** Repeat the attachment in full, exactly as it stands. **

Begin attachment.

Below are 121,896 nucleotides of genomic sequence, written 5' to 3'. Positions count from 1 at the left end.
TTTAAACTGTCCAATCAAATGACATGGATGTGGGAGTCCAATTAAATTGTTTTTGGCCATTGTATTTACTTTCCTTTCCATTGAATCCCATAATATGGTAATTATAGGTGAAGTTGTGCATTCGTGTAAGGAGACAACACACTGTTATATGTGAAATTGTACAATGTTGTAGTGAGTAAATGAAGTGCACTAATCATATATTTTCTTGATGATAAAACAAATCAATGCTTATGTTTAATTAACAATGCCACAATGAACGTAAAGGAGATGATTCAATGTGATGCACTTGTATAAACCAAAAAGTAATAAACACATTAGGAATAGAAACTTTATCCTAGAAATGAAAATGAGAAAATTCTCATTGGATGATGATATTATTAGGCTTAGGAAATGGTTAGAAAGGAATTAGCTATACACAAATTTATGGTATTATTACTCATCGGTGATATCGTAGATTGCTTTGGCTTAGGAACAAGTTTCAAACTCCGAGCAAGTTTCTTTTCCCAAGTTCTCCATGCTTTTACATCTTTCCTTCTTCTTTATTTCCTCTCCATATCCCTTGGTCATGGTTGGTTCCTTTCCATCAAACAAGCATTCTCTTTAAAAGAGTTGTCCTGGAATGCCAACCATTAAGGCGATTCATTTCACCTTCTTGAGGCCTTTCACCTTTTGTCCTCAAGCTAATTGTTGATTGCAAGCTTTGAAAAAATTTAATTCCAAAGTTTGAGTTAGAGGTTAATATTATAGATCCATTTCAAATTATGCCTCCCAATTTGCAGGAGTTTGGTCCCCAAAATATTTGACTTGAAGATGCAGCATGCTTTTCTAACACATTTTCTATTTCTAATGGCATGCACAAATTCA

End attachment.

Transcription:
Below are 121,896 nucleotides of genomic sequence, written 5' to 3'. Positions count from 1 at the left end.
TTTAAACTGTCCAATCAAATGACATGGATGTGGGAGTCCAATTAAATTGTTTTTGGCCATTGTATTTACTTTCCTTTCCATTGAATCCCATAATATGGTAATTATAGGTGAAGTTGTGCATTCGTGTAAGGAGACAACACACTGTTATATGTGAAATTGTACAATGTTGTAGTGAGTAAATGAAGTGCACTAATCATATATTTTCTTGATGATAAAACAAATCAATGCTTATGTTTAATTAACAATGCCACAATGAACGTAAAGGAGATGATTCAATGTGATGCACTTGTATAAACCAAAAAGTAATAAACACATTAGGAATAGAAACTTTATCCTAGAAATGAAAATGAGAAAATTCTCATTGGATGATGATATTATTAGGCTTAGGAAATGGTTAGAAAGGAATTAGCTATACACAAATTTATGGTATTATTACTCATCGGTGATATCGTAGATTGCTTTGGCTTAGGAACAAGTTTCAAACTCCGAGCAAGTTTCTTTTCCCAAGTTCTCCATGCTTTTACATCTTTCCTTCTTCTTTATTTCCTCTCCATATCCCTTGGTCATGGTTGGTTCCTTTCCATCAAACAAGCATTCTCTTTAAAAGAGTTGTCCTGGAATGCCAACCATTAAGGCGATTCATTTCACCTTCTTGAGGCCTTTCACCTTTTGTCCTCAAGCTAATTGTTGATTGCAAGCTTTGAAAAAATTTAATTCCAAAGTTTGAGTTAGAGGTTAATATTATAGATCCATTTCAAATTATGCCTCCCAATTTGCAGGAGTTTGGTCCCCAAAATATTTGACTTGAAGATGCAGCATGCTTTTCTAACACATTTTCTATTTCTAATGGCATGCACAAATTCA